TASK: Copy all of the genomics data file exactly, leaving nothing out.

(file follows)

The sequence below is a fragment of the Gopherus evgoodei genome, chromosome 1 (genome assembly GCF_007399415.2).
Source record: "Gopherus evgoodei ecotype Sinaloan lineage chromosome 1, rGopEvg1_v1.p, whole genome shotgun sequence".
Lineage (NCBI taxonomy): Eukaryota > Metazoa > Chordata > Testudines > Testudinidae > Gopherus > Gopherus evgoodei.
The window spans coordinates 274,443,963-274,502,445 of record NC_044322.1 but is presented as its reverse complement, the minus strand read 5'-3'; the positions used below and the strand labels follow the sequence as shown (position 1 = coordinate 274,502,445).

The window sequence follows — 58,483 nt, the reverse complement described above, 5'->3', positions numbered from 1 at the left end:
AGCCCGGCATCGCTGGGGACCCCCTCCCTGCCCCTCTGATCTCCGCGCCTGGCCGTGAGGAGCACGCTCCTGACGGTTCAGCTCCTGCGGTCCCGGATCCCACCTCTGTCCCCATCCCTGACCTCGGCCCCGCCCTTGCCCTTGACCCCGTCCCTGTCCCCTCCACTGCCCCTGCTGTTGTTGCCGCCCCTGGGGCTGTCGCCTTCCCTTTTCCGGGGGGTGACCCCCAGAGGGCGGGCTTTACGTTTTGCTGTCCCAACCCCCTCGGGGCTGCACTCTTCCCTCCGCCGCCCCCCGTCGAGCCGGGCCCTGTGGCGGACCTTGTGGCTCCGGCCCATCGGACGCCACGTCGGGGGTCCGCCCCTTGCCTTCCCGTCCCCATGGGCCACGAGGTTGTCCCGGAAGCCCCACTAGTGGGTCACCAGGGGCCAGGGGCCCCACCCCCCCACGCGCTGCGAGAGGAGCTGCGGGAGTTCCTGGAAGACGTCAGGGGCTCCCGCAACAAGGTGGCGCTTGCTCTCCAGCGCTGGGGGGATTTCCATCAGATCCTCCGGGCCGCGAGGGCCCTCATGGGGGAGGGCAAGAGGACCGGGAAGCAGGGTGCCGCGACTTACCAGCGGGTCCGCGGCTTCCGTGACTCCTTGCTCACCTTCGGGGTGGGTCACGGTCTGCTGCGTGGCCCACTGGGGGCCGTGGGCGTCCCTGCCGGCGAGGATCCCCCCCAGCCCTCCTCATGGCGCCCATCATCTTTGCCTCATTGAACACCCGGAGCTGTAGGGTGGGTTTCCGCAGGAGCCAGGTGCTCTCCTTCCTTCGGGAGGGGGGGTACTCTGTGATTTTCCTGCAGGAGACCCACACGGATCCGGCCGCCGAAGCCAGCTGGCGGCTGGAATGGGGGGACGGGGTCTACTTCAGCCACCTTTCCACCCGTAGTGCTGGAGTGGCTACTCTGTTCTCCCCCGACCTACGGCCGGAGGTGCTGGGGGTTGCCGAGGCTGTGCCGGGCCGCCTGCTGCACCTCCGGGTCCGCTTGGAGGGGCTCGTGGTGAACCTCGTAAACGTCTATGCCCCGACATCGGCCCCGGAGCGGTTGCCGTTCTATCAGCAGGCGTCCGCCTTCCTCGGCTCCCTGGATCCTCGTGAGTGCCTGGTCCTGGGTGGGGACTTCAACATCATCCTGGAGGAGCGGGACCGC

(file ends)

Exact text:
The sequence below is a fragment of the Gopherus evgoodei genome, chromosome 1 (genome assembly GCF_007399415.2).
Source record: "Gopherus evgoodei ecotype Sinaloan lineage chromosome 1, rGopEvg1_v1.p, whole genome shotgun sequence".
Lineage (NCBI taxonomy): Eukaryota > Metazoa > Chordata > Testudines > Testudinidae > Gopherus > Gopherus evgoodei.
The window spans coordinates 274,443,963-274,502,445 of record NC_044322.1 but is presented as its reverse complement, the minus strand read 5'-3'; the positions used below and the strand labels follow the sequence as shown (position 1 = coordinate 274,502,445).

The window sequence follows — 58,483 nt, the reverse complement described above, 5'->3', positions numbered from 1 at the left end:
AGCCCGGCATCGCTGGGGACCCCCTCCCTGCCCCTCTGATCTCCGCGCCTGGCCGTGAGGAGCACGCTCCTGACGGTTCAGCTCCTGCGGTCCCGGATCCCACCTCTGTCCCCATCCCTGACCTCGGCCCCGCCCTTGCCCTTGACCCCGTCCCTGTCCCCTCCACTGCCCCTGCTGTTGTTGCCGCCCCTGGGGCTGTCGCCTTCCCTTTTCCGGGGGGTGACCCCCAGAGGGCGGGCTTTACGTTTTGCTGTCCCAACCCCCTCGGGGCTGCACTCTTCCCTCCGCCGCCCCCCGTCGAGCCGGGCCCTGTGGCGGACCTTGTGGCTCCGGCCCATCGGACGCCACGTCGGGGGTCCGCCCCTTGCCTTCCCGTCCCCATGGGCCACGAGGTTGTCCCGGAAGCCCCACTAGTGGGTCACCAGGGGCCAGGGGCCCCACCCCCCCACGCGCTGCGAGAGGAGCTGCGGGAGTTCCTGGAAGACGTCAGGGGCTCCCGCAACAAGGTGGCGCTTGCTCTCCAGCGCTGGGGGGATTTCCATCAGATCCTCCGGGCCGCGAGGGCCCTCATGGGGGAGGGCAAGAGGACCGGGAAGCAGGGTGCCGCGACTTACCAGCGGGTCCGCGGCTTCCGTGACTCCTTGCTCACCTTCGGGGTGGGTCACGGTCTGCTGCGTGGCCCACTGGGGGCCGTGGGCGTCCCTGCCGGCGAGGATCCCCCCCAGCCCTCCTCATGGCGCCCATCATCTTTGCCTCATTGAACACCCGGAGCTGTAGGGTGGGTTTCCGCAGGAGCCAGGTGCTCTCCTTCCTTCGGGAGGGGGGGTACTCTGTGATTTTCCTGCAGGAGACCCACACGGATCCGGCCGCCGAAGCCAGCTGGCGGCTGGAATGGGGGGACGGGGTCTACTTCAGCCACCTTTCCACCCGTAGTGCTGGAGTGGCTACTCTGTTCTCCCCCGACCTACGGCCGGAGGTGCTGGGGGTTGCCGAGGCTGTGCCGGGCCGCCTGCTGCACCTCCGGGTCCGCTTGGAGGGGCTCGTGGTGAACCTCGTAAACGTCTATGCCCCGACATCGGCCCCGGAGCGGTTGCCGTTCTATCAGCAGGCGTCCGCCTTCCTCGGCTCCCTGGATCCTCGTGAGTGCCTGGTCCTGGGTGGGGACTTCAACATCATCCTGGAGGAGCGGGACCGC